Top Employment Lawsuits Employees File Against Their Employers
Updated: Oct 31
Employment litigation is a very broad term. It encompasses many different types of legal disputes that happen related to the workplace. Whether it is an employee who believes they were being unfairly treated in a toxic and hostile work environment or an employee who was not paid fairly for their work, filing an employment lawsuit can be helpful in rectifying the wrongs that were done to them.
But it is not just employees that can file lawsuits against their employers. Employers also have rights that must be protected, and they, too, may file a suit against an employee. For instance, potentially, an employee was defaming their employer, or they breached their fiduciary duties to their employer. In both of these cases and more, an employer would be well within their right to sue their employee.
Employment litigation is an everchanging area of law with serious repercussions for employers who fall behind the changes in the legal climate. Examples of some notable recent employment lawsuits are as follows:
Epic Systems Corp. v. Lewis (2018): This case involved a dispute over employment contracts that required employees to resolve workplace disputes through individual arbitration, waiving their right to participate in class-action lawsuits. The Supreme Court ruled in favor of employers, stating that these arbitration agreements were enforceable, which had significant implications for the ability of employees to bring collective actions against their employers.
Dukes v. Wal-Mart Stores, Inc. (2011): This was a class-action lawsuit filed by female employees of Walmart, alleging gender discrimination in pay and promotion. The case attempted to represent a class of over 1.5 million women. The Supreme Court eventually ruled against the class certification, making it more challenging for large groups of employees to join together in class-action employment discrimination suits.
Peggy Young v. United Parcel Service (2015): This case involved a pregnant employee, Peggy Young, who sued UPS for not providing her with accommodations during her pregnancy. The case raised questions about how employers should accommodate pregnant workers, and it ultimately led to changes in the law with the passage of the Pregnancy Discrimination Act Clarification Act in 2015.
Google Gender Pay Gap Lawsuit (2017): Several former Google employees filed a class-action lawsuit against the company, alleging systemic gender pay discrimination.
Uber Drivers' Classification Lawsuits: Uber has faced numerous lawsuits over the classification of its drivers as independent contractors rather than employees. These cases have raised important questions about the gig economy, worker classification, and the rights and benefits to which drivers are entitled.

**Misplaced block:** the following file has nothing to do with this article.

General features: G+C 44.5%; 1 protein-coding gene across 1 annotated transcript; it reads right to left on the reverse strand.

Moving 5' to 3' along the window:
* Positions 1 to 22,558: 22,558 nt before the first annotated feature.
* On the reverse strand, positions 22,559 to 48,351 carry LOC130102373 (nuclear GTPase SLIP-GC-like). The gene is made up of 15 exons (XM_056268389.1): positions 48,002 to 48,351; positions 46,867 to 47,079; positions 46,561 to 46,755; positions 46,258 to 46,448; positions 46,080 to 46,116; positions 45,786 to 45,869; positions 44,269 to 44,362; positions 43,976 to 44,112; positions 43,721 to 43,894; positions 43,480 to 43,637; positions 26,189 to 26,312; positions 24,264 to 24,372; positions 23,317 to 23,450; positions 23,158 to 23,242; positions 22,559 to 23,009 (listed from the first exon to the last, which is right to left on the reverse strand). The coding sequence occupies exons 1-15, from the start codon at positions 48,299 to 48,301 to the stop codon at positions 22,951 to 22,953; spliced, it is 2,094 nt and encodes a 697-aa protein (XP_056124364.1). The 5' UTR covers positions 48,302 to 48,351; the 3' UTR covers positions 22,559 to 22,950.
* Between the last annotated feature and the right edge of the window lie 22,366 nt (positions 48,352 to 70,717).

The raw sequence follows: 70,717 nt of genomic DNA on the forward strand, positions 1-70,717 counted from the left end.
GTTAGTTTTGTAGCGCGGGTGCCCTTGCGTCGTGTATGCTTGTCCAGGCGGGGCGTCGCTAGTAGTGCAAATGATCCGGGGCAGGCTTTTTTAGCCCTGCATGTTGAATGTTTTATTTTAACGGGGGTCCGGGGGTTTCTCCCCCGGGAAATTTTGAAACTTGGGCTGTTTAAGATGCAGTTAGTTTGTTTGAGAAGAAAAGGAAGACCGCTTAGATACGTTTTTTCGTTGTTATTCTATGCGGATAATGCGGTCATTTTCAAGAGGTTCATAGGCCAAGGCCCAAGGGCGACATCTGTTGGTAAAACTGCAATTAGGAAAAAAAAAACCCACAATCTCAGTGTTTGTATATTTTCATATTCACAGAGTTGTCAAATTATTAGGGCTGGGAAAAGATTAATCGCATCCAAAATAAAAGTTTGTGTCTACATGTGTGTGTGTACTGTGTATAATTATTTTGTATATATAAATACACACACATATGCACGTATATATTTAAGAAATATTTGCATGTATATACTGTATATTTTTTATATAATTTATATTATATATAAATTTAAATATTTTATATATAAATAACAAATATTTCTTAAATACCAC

For the purposes of this article, our Bethlehem, PA, employment litigation attorney at Leeson & Leeson will discuss the most common lawsuits that employees file against their employer.
Employee Grievances with their Employer
There are several ways that an employee may feel aggrieved and that they were maltreated by their employer. As a result, they may decide to take legal action against their employer. The most common employment lawsuits filed by employees include the following:
If an employer was in violation of the law when they terminated an employee’s employment status, they may be subject to an employment lawsuit.
There are local and federal laws that were designed to protect workers from having to suffer the adverse effects of prejudice. Title VII of the U.S. Civil Rights Act is one such law that does not allow discrimination on the basis of race, sexual orientation, gender identity, national origin, or religion.
If an employee identifies illegal activity or unlawful acts at work, they may become a whistleblower or inform their employer of the issues. As a result, if their employer retaliates or tries to take revenge against them, an employee may take legal action.
Hostile Work Environment
Employers must ensure that they foster a workplace environment where their employees are reasonably safe and feel comfortable performing the duties of their jobs. However, when a workplace is hostile or threatening to an employee, as could be the case if an employee experiences inappropriate sexual behavior by a coworker, they may be inclined to file a suit.
Overtime and Pay
Federal and even state laws determine what employers must do concerning fair pay. An employer that fails to comply with such laws can be held legally accountable for payment they neglected to provide to their employees.
An employee who is injured while on the job or while they are engaging in the duties of performing their job may decide to file a workers’ compensation claim against their employer’s insurance.
Speak to a Pennsylvania Employment Litigation Attorney Today
Individuals who have been unlawfully wronged by their employer may respond by filing a lawsuit against them to recover financial compensation for their damages. Determining whether you have a suit or not is something that a Pennsylvania employment litigation lawyer at Leeson & Leeson can assist you with. To schedule a free consultation with an experienced and proficient attorney, please call 610-691-3320.